Write Your Own Node.js Promise Library from Scratch

By Valeri Karpov

Promises are the preferred async primitive in JavaScript. Callbacks are becoming increasingly uncommon, especially now that async/await is available in Node.js. Async/await is based on promises, so you need to understand promises to master async/await. In this article, I'll walk you through writing your own promise library and demonstrate using it with async/await.

In the ES6 spec, a promise is a class whose constructor takes an executor function. Instances of the Promise class have a then() function. Promises have several other properties according to the spec, but for the purposes of this tutorial you can ignore them. Below is the scaffold of a simple MyPromise class.

class MyPromise { constructor(executor) {} then(onFulfilled, onRejected) {}

The executor function takes 2 parameters, resolve() and reject(). A promise is a state machine with 3 states:

  • pending: the initial state, meaning that the promise has not yet settled
  • fulfilled: the underlying operation succeeded and has an associated value
  • rejected: the underlying operation failed and the promise has an associated error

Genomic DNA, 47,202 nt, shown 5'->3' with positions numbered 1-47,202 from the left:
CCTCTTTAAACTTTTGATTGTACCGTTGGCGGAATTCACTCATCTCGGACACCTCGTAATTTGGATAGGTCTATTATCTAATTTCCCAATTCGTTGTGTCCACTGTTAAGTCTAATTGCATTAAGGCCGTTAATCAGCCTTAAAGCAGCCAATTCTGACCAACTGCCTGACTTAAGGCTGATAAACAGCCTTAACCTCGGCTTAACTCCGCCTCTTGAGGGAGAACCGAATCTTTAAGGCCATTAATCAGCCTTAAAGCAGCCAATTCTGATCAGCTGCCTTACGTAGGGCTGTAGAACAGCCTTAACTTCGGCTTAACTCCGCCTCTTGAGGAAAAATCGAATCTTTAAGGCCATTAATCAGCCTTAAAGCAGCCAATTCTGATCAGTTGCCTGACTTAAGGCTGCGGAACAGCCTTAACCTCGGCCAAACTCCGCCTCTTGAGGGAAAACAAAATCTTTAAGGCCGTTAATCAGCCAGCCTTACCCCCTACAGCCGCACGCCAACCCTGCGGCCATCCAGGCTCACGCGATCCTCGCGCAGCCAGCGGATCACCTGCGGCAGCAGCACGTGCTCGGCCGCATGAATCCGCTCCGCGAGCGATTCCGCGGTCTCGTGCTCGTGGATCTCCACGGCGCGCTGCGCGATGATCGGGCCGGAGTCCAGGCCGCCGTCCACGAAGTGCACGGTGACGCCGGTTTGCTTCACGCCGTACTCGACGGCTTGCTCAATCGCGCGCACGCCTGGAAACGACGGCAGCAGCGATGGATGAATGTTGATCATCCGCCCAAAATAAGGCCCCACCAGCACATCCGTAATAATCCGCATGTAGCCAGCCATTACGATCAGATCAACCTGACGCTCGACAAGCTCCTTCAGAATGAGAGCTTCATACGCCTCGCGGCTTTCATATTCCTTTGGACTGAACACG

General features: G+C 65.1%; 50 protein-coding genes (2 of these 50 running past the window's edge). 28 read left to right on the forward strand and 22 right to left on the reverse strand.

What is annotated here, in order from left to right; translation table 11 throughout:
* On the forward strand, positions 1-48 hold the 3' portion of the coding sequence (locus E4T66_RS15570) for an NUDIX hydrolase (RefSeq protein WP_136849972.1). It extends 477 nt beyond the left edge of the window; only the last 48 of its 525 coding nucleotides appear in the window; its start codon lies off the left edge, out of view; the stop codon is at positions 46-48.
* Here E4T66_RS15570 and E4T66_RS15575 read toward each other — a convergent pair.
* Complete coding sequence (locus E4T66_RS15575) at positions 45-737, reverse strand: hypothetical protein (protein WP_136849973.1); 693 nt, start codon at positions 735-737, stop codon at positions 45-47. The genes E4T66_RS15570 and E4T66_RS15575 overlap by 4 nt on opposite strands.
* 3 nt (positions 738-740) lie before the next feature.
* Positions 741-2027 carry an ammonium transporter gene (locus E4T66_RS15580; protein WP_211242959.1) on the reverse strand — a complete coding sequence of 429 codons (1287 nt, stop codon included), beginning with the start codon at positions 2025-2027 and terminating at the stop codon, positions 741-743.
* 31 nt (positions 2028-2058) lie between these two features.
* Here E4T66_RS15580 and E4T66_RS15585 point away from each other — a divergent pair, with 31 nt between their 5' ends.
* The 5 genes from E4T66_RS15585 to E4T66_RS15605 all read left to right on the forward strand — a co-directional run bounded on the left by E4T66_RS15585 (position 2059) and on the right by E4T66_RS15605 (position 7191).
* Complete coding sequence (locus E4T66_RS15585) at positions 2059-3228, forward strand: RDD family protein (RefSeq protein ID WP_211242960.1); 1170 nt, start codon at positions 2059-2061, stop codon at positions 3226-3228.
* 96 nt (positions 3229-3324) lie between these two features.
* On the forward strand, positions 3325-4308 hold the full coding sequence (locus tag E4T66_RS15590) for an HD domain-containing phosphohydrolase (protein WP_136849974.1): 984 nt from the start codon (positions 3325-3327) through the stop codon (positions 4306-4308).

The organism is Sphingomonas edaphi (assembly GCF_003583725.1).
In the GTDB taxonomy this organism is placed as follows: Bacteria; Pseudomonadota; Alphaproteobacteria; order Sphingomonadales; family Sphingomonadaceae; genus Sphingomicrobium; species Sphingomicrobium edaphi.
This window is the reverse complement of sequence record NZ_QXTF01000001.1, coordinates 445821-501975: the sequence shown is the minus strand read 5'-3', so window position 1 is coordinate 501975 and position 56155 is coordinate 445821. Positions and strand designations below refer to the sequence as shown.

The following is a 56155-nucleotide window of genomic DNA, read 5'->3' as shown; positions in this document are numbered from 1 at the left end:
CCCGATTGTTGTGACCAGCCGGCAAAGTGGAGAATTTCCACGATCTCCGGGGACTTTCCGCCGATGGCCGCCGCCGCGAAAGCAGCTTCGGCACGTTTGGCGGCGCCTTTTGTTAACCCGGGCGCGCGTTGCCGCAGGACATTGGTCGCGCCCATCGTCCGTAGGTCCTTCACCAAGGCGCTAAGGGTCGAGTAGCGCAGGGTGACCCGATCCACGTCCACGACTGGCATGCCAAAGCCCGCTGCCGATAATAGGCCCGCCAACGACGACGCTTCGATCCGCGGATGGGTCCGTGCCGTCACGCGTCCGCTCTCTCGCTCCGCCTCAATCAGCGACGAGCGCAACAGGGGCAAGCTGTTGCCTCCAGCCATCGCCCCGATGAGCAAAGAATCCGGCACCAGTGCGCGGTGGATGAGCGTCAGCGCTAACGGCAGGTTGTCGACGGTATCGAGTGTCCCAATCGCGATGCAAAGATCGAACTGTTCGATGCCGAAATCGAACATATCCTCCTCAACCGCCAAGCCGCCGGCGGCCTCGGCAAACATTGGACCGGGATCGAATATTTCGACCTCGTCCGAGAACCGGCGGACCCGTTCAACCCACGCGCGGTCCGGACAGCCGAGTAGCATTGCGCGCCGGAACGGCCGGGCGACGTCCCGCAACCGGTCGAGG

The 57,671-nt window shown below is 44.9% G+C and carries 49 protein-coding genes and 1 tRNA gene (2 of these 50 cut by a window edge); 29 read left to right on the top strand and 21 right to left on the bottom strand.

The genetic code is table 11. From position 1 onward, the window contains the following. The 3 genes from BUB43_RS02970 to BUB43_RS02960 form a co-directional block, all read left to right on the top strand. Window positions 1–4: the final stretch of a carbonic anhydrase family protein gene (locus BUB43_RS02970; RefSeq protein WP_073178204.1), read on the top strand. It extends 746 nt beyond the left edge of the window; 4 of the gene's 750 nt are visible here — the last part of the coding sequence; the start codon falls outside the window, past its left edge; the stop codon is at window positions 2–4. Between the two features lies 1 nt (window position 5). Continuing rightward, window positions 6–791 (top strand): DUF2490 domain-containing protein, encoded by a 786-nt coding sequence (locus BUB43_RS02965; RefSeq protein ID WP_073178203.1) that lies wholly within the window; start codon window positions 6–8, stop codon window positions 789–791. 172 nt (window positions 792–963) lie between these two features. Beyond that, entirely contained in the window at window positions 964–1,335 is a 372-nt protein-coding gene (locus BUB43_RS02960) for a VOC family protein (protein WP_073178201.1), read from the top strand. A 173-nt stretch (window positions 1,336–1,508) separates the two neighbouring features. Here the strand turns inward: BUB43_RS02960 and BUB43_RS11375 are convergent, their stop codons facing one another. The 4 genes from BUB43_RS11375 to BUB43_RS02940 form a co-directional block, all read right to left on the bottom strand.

With this in mind, implementing the first iteration of the MyPromise constructor is simple.

constructor(executor) { if (typeof executor !== 'function') { throw new Error('Executor must be a function'); } this.$state = 'PENDING'; this.$chained = []; const resolve = res => { if (this.$state !== 'PENDING') { return; } this.$state = 'FULFILLED'; this.$internalValue = res; for (const { onFulfilled } of this.$chained) { onFulfilled(res); } }; const reject = err => { if (this.$state !== 'PENDING') { return; } this.$state = 'REJECTED'; this.$internalValue = err; for (const { onRejected } of this.$chained) { onRejected(err); } }; try { executor(resolve, reject); } catch (err) { reject(err); }

The then() function is even easier. Remember the then() function takes two parameters, onFulfilled() and onRejected(). The then() function is responsible for making sure onFulfilled() gets called if the promise is fulfilled, and onRejected() if the promise is rejected. If the promise is already resolved or rejected, then() should call onFulfilled() or onRejected() immediately*. If the promise is still pending, then() should push the functions onto the $chained array so the resolve() and reject() functions can call them.

then(onFulfilled, onRejected) { if (this.$state === 'FULFILLED') { onFulfilled(this.$internalValue); } else if (this.$state === 'REJECTED') { onRejected(this.$internalValue); } else { this.$chained.push({ onFulfilled, onRejected }); }